Sunday, November 19, 2017

The Silk Road

Written by Sam L.

Today, many people exchange things through mail, texts, and talking on a phone. But things weren’t always that way. For hundreds of years, between about the year 500 and the 1500’s, the Silk Road was the main trading route of Europe, Asia, India, and many other countries and major cities.

Sketch by Finn
Many goods were traded throughout the Silk Road. Some of the main ones being silk, spices, gold, tea, salt, wines and furs, and ceramics.

Sketch by Marra
Sketch by Iliana
Sketch by Taya

Learning about the Silk Road is important because it teaches us about our history and how cultures were connected in the ancient world.

It also taught us about where most of the trade went along in Asia and Europe. Most of the trade routes passed through Constantinople which for most of the time the Silk Road existed was controlled by the Byzantine empire. Constantinople was later conquered by the Ottoman Empire in 1453.

Sketch by Gabi

Going along the Silk Road the entire way would be a very hard and laborious challenge. The Silk Road was mainly made up out of different parts and sections of smaller trade routes that eventually came together and formed the Silk Road.

Sketch by Krish

The way the Silk Road worked is that one merchant or seller would take their product along the Silk Road and drop it off at a city on the Silk Road. Let’s say it was a shipment of silk. The silk could be carried from China to India and the merchant would sell it there. Then another merchant would take that silk and perhaps transfer it to Persia and from there to Arabia. From Arabia to Constantinople, and from Constantinople to cities in Europe.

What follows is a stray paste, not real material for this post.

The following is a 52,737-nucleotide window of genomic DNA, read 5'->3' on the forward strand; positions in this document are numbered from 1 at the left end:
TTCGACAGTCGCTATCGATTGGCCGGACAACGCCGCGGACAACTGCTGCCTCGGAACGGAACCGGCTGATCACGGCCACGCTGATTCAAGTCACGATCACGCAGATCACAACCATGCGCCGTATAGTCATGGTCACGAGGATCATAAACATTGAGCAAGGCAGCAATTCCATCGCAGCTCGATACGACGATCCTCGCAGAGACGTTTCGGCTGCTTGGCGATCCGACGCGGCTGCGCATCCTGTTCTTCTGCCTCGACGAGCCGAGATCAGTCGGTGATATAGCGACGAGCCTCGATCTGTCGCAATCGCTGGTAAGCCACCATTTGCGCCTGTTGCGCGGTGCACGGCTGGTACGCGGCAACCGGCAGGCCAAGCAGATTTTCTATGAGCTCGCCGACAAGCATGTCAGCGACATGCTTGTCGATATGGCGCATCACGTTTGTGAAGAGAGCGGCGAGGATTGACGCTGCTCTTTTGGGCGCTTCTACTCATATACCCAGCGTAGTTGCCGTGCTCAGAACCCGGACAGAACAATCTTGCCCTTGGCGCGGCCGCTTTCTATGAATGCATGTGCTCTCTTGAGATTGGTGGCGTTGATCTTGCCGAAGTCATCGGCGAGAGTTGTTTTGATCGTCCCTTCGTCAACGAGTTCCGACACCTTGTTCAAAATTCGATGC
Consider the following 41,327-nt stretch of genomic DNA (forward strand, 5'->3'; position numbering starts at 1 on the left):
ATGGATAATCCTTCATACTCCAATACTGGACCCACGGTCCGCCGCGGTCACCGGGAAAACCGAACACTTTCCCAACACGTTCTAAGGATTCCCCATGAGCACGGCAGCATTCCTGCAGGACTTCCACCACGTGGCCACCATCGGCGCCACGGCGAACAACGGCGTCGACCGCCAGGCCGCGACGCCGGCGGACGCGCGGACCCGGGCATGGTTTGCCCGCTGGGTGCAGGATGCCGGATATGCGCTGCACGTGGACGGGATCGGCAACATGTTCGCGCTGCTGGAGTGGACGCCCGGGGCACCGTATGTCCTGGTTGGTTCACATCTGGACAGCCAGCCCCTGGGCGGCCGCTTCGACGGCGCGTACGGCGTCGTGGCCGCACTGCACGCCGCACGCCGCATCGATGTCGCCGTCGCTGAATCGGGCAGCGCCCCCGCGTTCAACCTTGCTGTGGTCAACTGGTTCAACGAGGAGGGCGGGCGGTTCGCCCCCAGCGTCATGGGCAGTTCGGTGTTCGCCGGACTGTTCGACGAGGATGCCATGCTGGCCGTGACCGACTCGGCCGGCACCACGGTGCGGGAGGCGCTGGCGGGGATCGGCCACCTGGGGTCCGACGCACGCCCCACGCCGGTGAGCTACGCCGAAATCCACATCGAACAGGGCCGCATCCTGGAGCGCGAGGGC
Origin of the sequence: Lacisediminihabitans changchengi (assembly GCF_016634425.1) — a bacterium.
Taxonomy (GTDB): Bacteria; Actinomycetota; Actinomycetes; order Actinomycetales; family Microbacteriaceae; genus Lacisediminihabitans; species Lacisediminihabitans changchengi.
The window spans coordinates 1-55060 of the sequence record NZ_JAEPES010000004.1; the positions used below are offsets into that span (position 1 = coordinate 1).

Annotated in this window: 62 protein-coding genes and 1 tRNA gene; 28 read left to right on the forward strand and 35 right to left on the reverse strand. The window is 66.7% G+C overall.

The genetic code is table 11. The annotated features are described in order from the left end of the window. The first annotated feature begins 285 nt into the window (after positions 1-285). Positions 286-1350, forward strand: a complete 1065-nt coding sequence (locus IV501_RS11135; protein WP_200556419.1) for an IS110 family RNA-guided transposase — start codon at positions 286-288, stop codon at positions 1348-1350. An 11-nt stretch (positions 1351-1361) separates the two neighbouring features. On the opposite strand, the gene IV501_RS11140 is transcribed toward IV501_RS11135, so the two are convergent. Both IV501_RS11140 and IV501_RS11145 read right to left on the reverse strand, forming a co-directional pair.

Sketch by Saoirse

So items didn’t necessarily have to go all the way along the Silk Road with the same merchant. It would connect through a series of different merchants and trading routes.

By learning about the Silk Road, we learned about the history of contact and trade between many different people, including the exchange of ideas, technology, and germs.

As Palmer said, "I have learned many things, including world history, how you make silk, geography, and what countries made which things. The learning goal was to teach us about what life was like and what happened hundreds of years ago." 

Sketch by Abby

In a future blog post, we will explore what happened at Constantinople in the year 1453 and how that affected trade along the Silk Road and led to a "discovery" that changed the history of the whole world...

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